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Into the Deep End: AWS Pricing and Cost Savings Strategies

Meg Matich

AWS cost savings strategies and pricing Who hasn’t jumped into the deep end of the cloud by now? Something like 94% of organizations use cloud in one form or another and, every year, more IT budget goes to cloud. That progression makes it imperative for you to understand the ins and outs of cloud spending with any cloud provider you use — Amazon, Google, Microsoft — even Oracle or IBM. You’re in a position where you need to get the most value out of every dollar, and that’s not easy.     Let’s consider AWS for a minute. AWS pricing optimization is a discipline unto itself with many proven practices, frameworks, models, and even dedicated tools (like NetApp® Cloud Insights). AWS, like other clouds, has many levers to pull and knobs to turn that increase and decrease costs. It has many choices you can make that have ongoing implications on spending, and many ways that simple misconfigurations or misuse can add up to cost overruns over time.    At NetApp, we’re here to help, so let’s solve some of those AWS cost challenges. In this post, we’re going to give you an understanding of AWS pricing models that can reduce your costs. We’ll also provide 10 reasons why your cloud bill might be different than expected. Finally, we’ll show you a powerful way to reduce your Amazon Simple Storage Service (Amazon S3) costs by using NetApp Cloud Volumes ONTAP®. By the time you’ve finished reading this post, you’ll have new ideas and new resources to drive down your AWS costs — leaving new room in your budget to adapt and innovate. Ready to jump into the deep end?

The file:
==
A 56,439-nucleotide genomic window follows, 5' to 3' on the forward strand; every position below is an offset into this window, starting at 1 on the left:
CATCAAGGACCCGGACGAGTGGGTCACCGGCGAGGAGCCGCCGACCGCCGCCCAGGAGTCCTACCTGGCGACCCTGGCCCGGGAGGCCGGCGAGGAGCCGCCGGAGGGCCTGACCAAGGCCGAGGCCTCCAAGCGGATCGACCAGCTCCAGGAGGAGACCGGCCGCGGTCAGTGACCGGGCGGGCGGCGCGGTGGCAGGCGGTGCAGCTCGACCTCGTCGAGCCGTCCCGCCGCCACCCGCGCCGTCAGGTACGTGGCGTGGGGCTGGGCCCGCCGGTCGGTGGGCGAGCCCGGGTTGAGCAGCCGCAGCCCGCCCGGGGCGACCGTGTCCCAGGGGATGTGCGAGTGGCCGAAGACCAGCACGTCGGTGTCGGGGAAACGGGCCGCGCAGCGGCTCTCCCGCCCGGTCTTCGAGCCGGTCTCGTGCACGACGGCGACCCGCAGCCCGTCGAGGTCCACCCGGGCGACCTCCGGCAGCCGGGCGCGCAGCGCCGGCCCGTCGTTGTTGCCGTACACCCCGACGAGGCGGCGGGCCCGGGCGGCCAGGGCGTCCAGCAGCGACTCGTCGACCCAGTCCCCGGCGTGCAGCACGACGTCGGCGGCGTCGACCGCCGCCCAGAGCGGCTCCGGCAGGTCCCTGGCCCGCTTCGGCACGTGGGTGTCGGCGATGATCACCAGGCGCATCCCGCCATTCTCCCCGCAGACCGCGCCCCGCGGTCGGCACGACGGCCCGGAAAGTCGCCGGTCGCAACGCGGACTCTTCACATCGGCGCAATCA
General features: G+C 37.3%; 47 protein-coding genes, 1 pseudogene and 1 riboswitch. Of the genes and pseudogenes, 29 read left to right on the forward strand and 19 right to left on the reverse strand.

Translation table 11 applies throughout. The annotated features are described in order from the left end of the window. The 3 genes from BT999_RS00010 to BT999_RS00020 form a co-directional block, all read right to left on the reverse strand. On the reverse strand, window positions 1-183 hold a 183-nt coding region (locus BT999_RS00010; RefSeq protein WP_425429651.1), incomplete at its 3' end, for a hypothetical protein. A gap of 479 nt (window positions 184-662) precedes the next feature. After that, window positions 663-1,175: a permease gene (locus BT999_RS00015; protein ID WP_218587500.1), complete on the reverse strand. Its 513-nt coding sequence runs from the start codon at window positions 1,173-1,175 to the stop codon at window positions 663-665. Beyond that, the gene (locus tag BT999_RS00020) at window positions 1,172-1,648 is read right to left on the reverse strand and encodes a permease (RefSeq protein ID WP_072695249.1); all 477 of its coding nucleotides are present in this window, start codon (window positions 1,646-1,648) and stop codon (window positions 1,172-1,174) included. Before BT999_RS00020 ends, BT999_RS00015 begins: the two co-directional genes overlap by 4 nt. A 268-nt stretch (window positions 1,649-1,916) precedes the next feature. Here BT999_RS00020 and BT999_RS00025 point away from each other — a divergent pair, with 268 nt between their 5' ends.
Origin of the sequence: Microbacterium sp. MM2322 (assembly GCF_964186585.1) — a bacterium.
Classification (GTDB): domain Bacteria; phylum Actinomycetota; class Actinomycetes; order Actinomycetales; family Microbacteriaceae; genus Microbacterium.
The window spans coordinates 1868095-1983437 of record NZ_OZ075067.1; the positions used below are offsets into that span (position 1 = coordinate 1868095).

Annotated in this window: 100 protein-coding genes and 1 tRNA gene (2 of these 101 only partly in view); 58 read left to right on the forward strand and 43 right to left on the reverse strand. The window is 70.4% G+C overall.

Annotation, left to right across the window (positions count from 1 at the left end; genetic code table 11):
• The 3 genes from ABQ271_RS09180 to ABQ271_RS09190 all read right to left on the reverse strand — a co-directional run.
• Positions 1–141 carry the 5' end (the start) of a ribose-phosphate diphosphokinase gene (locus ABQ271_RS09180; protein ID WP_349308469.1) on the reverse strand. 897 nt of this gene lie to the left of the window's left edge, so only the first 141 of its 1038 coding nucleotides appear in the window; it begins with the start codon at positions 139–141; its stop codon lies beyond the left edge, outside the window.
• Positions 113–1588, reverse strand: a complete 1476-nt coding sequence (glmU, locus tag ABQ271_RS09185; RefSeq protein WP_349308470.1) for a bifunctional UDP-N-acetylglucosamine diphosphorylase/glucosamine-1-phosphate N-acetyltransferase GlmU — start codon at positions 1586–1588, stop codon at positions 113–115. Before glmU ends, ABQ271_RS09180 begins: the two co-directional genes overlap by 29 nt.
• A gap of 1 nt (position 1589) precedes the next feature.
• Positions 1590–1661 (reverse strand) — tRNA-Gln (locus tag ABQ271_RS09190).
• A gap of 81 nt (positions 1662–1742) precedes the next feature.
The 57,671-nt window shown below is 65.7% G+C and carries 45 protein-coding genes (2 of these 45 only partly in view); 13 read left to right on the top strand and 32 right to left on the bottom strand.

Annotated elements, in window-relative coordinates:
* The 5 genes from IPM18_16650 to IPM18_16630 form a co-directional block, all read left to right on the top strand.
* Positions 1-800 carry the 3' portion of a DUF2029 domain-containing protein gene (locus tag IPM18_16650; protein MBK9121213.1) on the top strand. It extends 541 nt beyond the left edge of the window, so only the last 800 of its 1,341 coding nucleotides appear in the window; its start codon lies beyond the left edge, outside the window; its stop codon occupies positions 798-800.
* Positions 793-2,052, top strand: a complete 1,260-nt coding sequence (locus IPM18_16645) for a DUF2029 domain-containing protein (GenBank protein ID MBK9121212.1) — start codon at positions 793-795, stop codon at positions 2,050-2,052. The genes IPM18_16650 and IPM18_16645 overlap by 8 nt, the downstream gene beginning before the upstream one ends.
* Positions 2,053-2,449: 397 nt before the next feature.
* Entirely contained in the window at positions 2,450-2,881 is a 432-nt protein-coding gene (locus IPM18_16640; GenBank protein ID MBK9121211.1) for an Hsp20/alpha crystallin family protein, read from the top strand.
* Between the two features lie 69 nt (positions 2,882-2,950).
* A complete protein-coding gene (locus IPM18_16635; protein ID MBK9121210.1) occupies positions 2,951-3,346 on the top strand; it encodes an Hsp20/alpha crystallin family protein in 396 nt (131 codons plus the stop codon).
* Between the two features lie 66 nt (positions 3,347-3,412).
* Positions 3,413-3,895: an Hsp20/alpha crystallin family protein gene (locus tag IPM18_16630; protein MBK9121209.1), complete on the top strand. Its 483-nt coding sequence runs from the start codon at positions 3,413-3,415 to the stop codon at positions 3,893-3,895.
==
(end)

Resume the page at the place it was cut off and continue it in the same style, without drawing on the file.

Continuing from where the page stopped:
AWS pricing: models to make your business better

On-demand. We’re familiar with the on-demand pricing model — it's what we think about when we first think of cloud. On-demand is the default AWS pricing model, based on actual utilization and billed by the hour or the second. It's easy and flexible, but it's almost always the most expensive approach.      On-demand pricing is a good fit if your organization prefers to avoid upfront costs or time commitment. It’s also a good idea if your applications are mission critical or have unpredictable load spikes.    Most organizations begin with on-demand pricing and then shift to another model when they have a deeper understanding of their goals and requirements and are under new pressure to cut costs. There’s nothing wrong with starting with on-demand pricing, and it’s the right fit for some workloads. But continuing with it for every requirement will result in higher costs than some alternative models.